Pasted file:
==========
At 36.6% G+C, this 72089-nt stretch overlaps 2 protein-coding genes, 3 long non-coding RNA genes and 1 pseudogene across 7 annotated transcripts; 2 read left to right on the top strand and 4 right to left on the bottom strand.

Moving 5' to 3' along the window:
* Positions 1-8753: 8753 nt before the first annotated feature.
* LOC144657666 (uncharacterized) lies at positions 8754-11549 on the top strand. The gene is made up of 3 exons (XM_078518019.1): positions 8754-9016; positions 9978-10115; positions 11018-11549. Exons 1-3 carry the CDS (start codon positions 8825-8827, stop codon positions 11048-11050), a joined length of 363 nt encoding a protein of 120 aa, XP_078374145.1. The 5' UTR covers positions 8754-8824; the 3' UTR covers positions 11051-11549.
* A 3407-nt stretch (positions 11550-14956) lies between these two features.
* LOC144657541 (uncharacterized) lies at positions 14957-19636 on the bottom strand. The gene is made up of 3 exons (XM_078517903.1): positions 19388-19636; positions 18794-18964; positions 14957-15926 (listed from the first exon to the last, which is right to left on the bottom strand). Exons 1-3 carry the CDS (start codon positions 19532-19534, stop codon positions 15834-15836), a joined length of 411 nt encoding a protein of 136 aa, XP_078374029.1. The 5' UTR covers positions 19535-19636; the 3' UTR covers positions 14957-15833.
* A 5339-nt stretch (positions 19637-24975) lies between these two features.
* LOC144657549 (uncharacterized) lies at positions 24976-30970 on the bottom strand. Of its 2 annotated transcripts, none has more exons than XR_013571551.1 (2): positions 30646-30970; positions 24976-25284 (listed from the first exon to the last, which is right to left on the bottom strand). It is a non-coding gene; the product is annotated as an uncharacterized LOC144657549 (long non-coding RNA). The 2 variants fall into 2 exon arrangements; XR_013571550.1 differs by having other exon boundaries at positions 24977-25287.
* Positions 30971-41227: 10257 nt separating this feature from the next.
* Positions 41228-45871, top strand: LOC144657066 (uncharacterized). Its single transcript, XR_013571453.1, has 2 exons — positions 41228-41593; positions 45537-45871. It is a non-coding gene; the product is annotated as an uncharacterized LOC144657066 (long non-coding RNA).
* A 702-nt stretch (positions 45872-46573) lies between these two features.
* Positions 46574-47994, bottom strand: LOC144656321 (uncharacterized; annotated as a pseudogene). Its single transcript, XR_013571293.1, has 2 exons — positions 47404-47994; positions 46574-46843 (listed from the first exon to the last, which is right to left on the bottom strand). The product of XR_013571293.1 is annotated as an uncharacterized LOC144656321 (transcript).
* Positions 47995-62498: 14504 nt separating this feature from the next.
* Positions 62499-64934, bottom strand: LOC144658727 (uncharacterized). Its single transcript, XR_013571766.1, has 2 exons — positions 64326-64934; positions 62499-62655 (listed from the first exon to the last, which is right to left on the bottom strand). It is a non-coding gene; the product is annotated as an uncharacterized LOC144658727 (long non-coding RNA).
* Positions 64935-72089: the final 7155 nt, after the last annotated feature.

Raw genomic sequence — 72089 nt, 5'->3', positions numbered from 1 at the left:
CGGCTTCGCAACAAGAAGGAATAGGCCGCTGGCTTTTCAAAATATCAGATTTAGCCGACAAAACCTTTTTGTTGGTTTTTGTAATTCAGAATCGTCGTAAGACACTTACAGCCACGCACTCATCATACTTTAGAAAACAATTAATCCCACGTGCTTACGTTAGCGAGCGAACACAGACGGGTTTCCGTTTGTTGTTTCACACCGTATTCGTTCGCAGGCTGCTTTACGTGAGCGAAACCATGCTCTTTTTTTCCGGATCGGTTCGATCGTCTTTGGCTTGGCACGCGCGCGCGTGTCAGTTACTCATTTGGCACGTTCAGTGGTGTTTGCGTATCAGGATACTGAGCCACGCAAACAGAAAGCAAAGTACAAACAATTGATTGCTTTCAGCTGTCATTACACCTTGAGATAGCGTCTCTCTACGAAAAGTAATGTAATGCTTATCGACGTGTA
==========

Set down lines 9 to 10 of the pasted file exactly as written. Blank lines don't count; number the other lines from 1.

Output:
* Positions 30971-41227: 10257 nt separating this feature from the next.
* Positions 41228-45871, top strand: LOC144657066 (uncharacterized). Its single transcript, XR_013571453.1, has 2 exons — positions 41228-41593; positions 45537-45871. It is a non-coding gene; the product is annotated as an uncharacterized LOC144657066 (long non-coding RNA).